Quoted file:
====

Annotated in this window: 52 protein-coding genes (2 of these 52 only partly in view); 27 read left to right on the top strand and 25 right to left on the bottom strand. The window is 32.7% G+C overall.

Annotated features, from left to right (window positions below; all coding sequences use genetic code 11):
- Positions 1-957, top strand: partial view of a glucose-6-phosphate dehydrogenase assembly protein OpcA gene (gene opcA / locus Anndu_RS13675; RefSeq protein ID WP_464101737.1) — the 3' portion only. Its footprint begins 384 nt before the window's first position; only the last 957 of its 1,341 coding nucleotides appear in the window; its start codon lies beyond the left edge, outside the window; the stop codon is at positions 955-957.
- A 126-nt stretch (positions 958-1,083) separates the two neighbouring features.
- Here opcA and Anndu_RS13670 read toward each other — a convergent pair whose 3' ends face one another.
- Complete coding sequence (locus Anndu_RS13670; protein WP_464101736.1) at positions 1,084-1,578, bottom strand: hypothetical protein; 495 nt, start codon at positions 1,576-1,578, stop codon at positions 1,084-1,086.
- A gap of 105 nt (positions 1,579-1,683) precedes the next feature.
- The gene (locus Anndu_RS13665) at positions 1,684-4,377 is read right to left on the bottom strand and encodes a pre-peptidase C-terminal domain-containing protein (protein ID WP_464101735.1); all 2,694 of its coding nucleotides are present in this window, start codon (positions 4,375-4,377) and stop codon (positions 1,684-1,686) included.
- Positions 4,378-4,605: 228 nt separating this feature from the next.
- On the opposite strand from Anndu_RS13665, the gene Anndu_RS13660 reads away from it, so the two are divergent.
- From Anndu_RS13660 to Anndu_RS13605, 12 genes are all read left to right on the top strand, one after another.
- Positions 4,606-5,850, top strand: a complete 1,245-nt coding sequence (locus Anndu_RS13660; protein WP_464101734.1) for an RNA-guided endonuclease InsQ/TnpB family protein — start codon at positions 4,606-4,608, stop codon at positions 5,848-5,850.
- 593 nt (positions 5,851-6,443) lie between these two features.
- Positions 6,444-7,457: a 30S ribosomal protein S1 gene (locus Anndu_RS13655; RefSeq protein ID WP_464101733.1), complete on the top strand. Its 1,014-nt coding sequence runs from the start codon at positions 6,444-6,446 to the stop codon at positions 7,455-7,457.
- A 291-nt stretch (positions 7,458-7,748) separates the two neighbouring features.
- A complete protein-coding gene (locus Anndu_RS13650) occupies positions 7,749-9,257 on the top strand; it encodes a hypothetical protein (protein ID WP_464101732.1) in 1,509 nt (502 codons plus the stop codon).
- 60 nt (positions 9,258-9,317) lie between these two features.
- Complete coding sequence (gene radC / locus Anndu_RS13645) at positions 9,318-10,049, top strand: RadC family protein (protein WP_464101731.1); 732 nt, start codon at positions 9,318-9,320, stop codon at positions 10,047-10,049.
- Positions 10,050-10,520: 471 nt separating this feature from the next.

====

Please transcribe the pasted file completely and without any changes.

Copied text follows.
Annotated in this window: 52 protein-coding genes (2 of these 52 only partly in view); 27 read left to right on the top strand and 25 right to left on the bottom strand. The window is 32.7% G+C overall.

Annotated features, from left to right (window positions below; all coding sequences use genetic code 11):
- Positions 1-957, top strand: partial view of a glucose-6-phosphate dehydrogenase assembly protein OpcA gene (gene opcA / locus Anndu_RS13675; RefSeq protein ID WP_464101737.1) — the 3' portion only. Its footprint begins 384 nt before the window's first position; only the last 957 of its 1,341 coding nucleotides appear in the window; its start codon lies beyond the left edge, outside the window; the stop codon is at positions 955-957.
- A 126-nt stretch (positions 958-1,083) separates the two neighbouring features.
- Here opcA and Anndu_RS13670 read toward each other — a convergent pair whose 3' ends face one another.
- Complete coding sequence (locus Anndu_RS13670; protein WP_464101736.1) at positions 1,084-1,578, bottom strand: hypothetical protein; 495 nt, start codon at positions 1,576-1,578, stop codon at positions 1,084-1,086.
- A gap of 105 nt (positions 1,579-1,683) precedes the next feature.
- The gene (locus Anndu_RS13665) at positions 1,684-4,377 is read right to left on the bottom strand and encodes a pre-peptidase C-terminal domain-containing protein (protein ID WP_464101735.1); all 2,694 of its coding nucleotides are present in this window, start codon (positions 4,375-4,377) and stop codon (positions 1,684-1,686) included.
- Positions 4,378-4,605: 228 nt separating this feature from the next.
- On the opposite strand from Anndu_RS13665, the gene Anndu_RS13660 reads away from it, so the two are divergent.
- From Anndu_RS13660 to Anndu_RS13605, 12 genes are all read left to right on the top strand, one after another.
- Positions 4,606-5,850, top strand: a complete 1,245-nt coding sequence (locus Anndu_RS13660; protein WP_464101734.1) for an RNA-guided endonuclease InsQ/TnpB family protein — start codon at positions 4,606-4,608, stop codon at positions 5,848-5,850.
- 593 nt (positions 5,851-6,443) lie between these two features.
- Positions 6,444-7,457: a 30S ribosomal protein S1 gene (locus Anndu_RS13655; RefSeq protein ID WP_464101733.1), complete on the top strand. Its 1,014-nt coding sequence runs from the start codon at positions 6,444-6,446 to the stop codon at positions 7,455-7,457.
- A 291-nt stretch (positions 7,458-7,748) separates the two neighbouring features.
- A complete protein-coding gene (locus Anndu_RS13650) occupies positions 7,749-9,257 on the top strand; it encodes a hypothetical protein (protein ID WP_464101732.1) in 1,509 nt (502 codons plus the stop codon).
- 60 nt (positions 9,258-9,317) lie between these two features.
- Complete coding sequence (gene radC / locus Anndu_RS13645) at positions 9,318-10,049, top strand: RadC family protein (protein WP_464101731.1); 732 nt, start codon at positions 9,318-9,320, stop codon at positions 10,047-10,049.
- Positions 10,050-10,520: 471 nt separating this feature from the next.